On “Giving Tuesday,” that’s November 28, starting at 8 AM, the Gates Foundation is giving away $2,000,000 by MATCHING individual fundraisers on Facebook (up to $50,000 per organization) until that $2,000,000 runs out. It is a race for funding. If every woman on here who follows me held a $1,000 fundraiser and raised it from family and friends (that is 100 people giving 10 bucks each) starting at 8 am, you could collectively raise $100,000 for WWTLC which would basically make it possible for them to meet their April land payment of $180,000. You want women’s space? Here’s how you can help fight to get it:
• CREATE YOUR OWN FACEBOOK FUNDRAISER ON NOVEMBER 28 — go to https://www.facebook.com/fundraisers/ — click on Raise Money; — type in “Purple,” — choose “Purple—Human Services, Lansing MI” (the fiscal sponsor for WWTLC) — fill out the form — Tell your friends why women’s space on The Land is important to you
• SHARE WITH ALL YOUR FRIENDS!
All donations to Facebook fundraisers for Purple can be matched • on GIVING TUESDAY, NOV. 28, beginning at 8 a.m. EST (this is important! it is a race and people need to start giving at 8 am ON THE NOSE) • up to $1000 per fundraiser • up to $50,000 total for Purple/WWLTC • until $2M in matching funds from the Gates’ is claimed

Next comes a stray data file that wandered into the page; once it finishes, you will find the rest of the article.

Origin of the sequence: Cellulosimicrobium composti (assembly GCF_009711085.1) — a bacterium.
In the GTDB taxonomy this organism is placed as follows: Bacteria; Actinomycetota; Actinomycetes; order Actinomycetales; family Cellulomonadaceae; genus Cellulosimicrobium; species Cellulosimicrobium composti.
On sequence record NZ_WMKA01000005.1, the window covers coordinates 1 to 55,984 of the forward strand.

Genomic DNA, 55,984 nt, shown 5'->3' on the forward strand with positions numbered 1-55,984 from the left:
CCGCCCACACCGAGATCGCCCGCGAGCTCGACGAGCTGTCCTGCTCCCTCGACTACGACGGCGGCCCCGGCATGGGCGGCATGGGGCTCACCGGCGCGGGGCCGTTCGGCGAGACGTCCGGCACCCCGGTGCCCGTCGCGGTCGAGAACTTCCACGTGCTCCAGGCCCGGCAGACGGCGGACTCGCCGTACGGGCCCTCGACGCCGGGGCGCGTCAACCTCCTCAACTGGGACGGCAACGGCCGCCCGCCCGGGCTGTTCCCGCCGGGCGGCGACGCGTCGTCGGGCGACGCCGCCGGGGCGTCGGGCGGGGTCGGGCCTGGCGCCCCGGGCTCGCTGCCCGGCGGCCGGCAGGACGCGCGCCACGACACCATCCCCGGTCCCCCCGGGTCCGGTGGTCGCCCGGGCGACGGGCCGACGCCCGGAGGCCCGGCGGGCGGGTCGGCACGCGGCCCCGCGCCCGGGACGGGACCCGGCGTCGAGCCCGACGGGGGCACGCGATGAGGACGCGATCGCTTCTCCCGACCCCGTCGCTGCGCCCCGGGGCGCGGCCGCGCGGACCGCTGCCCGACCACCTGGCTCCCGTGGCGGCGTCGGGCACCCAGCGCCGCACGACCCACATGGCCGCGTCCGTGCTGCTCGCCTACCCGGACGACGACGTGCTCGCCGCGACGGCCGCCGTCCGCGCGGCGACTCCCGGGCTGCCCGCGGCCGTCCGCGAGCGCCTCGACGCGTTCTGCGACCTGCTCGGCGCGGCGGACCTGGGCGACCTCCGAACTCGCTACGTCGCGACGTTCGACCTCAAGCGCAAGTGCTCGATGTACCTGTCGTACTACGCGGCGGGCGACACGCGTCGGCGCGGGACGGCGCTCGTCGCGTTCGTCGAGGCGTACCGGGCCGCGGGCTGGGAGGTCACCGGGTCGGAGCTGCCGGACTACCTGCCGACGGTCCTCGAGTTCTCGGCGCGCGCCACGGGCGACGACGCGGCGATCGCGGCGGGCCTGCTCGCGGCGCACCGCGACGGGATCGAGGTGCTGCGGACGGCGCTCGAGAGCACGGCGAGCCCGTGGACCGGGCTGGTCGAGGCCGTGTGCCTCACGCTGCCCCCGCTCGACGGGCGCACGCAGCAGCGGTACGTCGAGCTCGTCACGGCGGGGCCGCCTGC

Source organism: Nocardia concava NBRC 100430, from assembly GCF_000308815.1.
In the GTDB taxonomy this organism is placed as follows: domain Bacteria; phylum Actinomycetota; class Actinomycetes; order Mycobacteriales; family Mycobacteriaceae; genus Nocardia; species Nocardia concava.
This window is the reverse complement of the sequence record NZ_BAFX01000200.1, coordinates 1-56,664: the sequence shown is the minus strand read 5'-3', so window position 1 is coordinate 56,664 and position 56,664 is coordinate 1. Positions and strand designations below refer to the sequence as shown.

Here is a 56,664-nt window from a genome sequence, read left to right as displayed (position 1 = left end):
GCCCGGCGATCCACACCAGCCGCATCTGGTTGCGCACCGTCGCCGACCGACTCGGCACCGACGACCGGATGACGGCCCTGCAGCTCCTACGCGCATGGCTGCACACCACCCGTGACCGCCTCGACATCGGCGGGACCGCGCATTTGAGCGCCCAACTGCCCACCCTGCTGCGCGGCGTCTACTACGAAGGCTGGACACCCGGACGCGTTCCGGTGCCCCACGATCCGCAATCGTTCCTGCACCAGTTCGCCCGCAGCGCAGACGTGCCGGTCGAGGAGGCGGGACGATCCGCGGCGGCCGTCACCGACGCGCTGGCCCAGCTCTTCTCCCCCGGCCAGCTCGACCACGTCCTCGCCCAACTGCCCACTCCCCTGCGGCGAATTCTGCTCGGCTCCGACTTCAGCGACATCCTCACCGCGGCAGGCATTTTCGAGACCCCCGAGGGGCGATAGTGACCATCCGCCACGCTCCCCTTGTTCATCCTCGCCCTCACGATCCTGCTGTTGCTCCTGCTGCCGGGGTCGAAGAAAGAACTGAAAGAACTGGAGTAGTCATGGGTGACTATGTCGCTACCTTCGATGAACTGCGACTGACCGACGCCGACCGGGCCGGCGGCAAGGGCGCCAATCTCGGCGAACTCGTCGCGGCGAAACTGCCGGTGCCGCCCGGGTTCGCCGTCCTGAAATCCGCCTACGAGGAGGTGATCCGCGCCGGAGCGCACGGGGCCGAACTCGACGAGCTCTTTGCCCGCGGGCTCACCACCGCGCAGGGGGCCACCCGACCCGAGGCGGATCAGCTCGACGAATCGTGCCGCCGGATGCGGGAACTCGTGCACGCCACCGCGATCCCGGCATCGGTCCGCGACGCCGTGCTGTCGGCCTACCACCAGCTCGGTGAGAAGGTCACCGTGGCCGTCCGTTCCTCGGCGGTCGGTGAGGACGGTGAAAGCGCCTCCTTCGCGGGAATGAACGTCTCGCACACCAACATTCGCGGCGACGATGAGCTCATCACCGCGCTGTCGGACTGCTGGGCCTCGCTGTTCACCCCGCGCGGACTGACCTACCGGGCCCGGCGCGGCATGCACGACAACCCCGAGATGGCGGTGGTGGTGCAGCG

And if you are in Brooklyn or near it? On December 3, come to a fundraiser for WWTLC. Come be in women’s space. Dance. Listen to female musicians and poets and comics lay it DOWN (this one and this one and this one and this one). Make sure your deaf friends know it is going to be ASL interpreted. That the space is accessible for those in wheelchairs. Can’t afford the expensive ticket? Pay $20 for the DJ at 9. Can’t afford that? Ask on the FB page if there are any other options to attend.
But fight. Not each other. No matter how annoying. Don’t punch sideways and down. Please. Open your throats up and punch UP. You may lose people in your life, but are they really your tribe? Are they the people who hold you? Who you love? Who love you? Bad and good? You may lose, but you will gain others who are here for YOU. Who love women. Who love women’s community. Who are dyke-based and dyke-focused. But you can’t have it unless you don’t make the space for her to emerge. You have to struggle to earn something good.
A 19-year old started a dyke festival in 1976, when those words were ABSURD and women still needed their husband’s permission to get a credit card. Yes, y’all have it hard, but it has always been thus.